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Legal landscape: Sorry, but we may need to build on the green belt

We all understand and prize the green belt, but the reality is that we may have to build on some of it, says Jay Das - so let's do it sensibly and sensitively

The protection of the green belt has been a national pastime for more than 70 years, but the principles are now under attack. Many will remember the appearance by Nick Boles on Newsnight that sent shivers through the Establishment when he spoke of a “moral right to own a house and garden”.

The realities are that virgin land is easier and more profitable to develop, and homes surrounded by some greenery appeal to most of the population. A more attractive development that appeals to the masses will invariably be built earlier than other more complicated “brownfield” sites.

This was one of the main reasons for the success of garden cities and why new proposals for garden cities have resulted in much interest and support generally. The protection of the green belt has often been described as nimbyism because it is invariably those who already have the benefit of living in such areas who are trying to protect their views and vistas from encroachment by new development.

Despite concerted efforts by governments over the past decade it appears that the increase in numbers of planning permissions granted by councils has not resulted in the consequential increase in housing delivery everyone had hoped for. The Guardian recently reported that the nine biggest house builders are sitting on enough land to build 615,152 homes and that many local councils are now promoting taxing planning consents as a “stick” to be used to deliver more housing.

The reality is that in a free market economy a stick is unlikely to achieve the desired results. Radical proposals are necessary. A Garden Of One’s Own, a report prepared by the Adam Smith Institute, promotes greater development on the green belt.

“There are nearly 20,000 hectares of accessible green belt within 10 minutes of an existing station. At an increased density of 50 units per hectare this would free up enough land to meet all London housing demand until 2030”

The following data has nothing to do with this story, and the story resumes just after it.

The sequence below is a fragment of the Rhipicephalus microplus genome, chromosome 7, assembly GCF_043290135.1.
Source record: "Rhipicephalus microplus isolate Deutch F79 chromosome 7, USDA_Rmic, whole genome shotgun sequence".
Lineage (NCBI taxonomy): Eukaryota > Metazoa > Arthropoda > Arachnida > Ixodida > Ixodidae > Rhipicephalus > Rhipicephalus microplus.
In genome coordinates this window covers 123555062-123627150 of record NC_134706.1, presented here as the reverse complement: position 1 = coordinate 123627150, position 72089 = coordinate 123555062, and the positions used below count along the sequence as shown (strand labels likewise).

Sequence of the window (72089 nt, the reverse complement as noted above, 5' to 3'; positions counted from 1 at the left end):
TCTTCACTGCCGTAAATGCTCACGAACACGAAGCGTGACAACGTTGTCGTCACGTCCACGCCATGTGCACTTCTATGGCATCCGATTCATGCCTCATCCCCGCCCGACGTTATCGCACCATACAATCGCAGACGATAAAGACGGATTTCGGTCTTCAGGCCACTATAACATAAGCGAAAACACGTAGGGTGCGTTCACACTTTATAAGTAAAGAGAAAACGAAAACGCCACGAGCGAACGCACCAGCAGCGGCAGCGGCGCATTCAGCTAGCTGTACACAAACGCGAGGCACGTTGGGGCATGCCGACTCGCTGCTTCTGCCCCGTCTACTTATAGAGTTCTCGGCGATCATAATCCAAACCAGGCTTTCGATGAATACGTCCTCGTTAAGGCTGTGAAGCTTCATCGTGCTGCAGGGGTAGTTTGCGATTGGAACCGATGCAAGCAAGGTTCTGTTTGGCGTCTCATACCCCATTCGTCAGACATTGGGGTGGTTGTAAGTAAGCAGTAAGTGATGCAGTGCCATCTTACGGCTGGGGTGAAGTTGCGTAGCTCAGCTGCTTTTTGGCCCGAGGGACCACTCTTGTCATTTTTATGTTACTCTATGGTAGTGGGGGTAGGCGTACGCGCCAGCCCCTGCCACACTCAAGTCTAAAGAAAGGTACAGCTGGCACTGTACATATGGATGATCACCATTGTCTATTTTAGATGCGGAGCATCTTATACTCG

The report suggests that there are nearly 20,000 hectares of accessible green belt within 10 minutes of an existing station, which at an increased density of 50 units per hectare would free up enough land to meet all housing demand in and around London until 2030. The institute maintains that the protection of the green belt is unsustainable.

The Housing and Planning Bill, together with the changes proposed to the National Planning Policy Framework (which would allow greater infilling on green belt land), should present fair opportunity for increased housing development which, combined with the relief from Community Infrastructure Levy (CIL) for Starter Homes, should present the “carrot” the industry needs to develop housing.

The critical issues are those relating to quality and protection against natural disasters such as flooding. Provided that the safeguards usually required in the form of Environment Statements (which should consider both the individual and cumulative impact on the environment of developments – for example, increase in noise or pollution or flooding – and provide solutions for any concerns arising) and appropriate design and protective measures such as sustainable and urban drainage strategies are not compromised, one would think a better solution to the housing shortage would be delivered sooner rather than later.

It has long been accepted that development will occur on green spaces and the purpose of the local plan process was to deal with the creation of new towns and cities and urban extensions in such green spaces. The development plan process is well suited to ensure that identified harms are addressed in so far as they can be dealt with given that the development of housing is such a pressing concern for the country. 

Places such as Coventry (which was recently allocating 10 per cent of the green belt) and Knowsley Council and Merseyside (those who have put forward nine green belt sites) seem to be leading the way in providing much-needed homes. 

Jay Das is head of planning at Wedlake Bell 


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